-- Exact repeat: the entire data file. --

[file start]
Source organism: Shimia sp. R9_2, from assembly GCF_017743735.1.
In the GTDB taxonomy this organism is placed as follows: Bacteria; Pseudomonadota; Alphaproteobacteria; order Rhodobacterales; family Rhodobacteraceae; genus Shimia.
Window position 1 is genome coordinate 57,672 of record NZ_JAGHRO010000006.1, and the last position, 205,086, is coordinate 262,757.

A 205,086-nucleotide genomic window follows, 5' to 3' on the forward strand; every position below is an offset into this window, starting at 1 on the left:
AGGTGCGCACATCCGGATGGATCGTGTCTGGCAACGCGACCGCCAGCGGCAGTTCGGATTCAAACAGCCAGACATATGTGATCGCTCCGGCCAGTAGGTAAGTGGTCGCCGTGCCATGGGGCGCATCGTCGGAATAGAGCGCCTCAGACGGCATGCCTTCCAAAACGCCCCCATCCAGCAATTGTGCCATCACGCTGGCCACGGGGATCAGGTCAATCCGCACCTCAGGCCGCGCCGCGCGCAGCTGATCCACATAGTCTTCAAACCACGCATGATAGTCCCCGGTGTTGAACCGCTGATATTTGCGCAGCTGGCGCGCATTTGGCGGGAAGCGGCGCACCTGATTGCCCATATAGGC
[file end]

Source organism: Shimia sp. R9_2, from assembly GCF_017743735.1.
In the GTDB taxonomy this organism is placed as follows: Bacteria; Pseudomonadota; Alphaproteobacteria; order Rhodobacterales; family Rhodobacteraceae; genus Shimia.
Window position 1 is genome coordinate 57,672 of record NZ_JAGHRO010000006.1, and the last position, 205,086, is coordinate 262,757.

A 205,086-nucleotide genomic window follows, 5' to 3' on the forward strand; every position below is an offset into this window, starting at 1 on the left:
AGGTGCGCACATCCGGATGGATCGTGTCTGGCAACGCGACCGCCAGCGGCAGTTCGGATTCAAACAGCCAGACATATGTGATCGCTCCGGCCAGTAGGTAAGTGGTCGCCGTGCCATGGGGCGCATCGTCGGAATAGAGCGCCTCAGACGGCATGCCTTCCAAAACGCCCCCATCCAGCAATTGTGCCATCACGCTGGCCACGGGGATCAGGTCAATCCGCACCTCAGGCCGCGCCGCGCGCAGCTGATCCACATAGTCTTCAAACCACGCATGATAGTCCCCGGTGTTGAACCGCTGATATTTGCGCAGCTGGCGCGCATTTGGCGGGAAGCGGCGCACCTGATTGCCCATATAGGC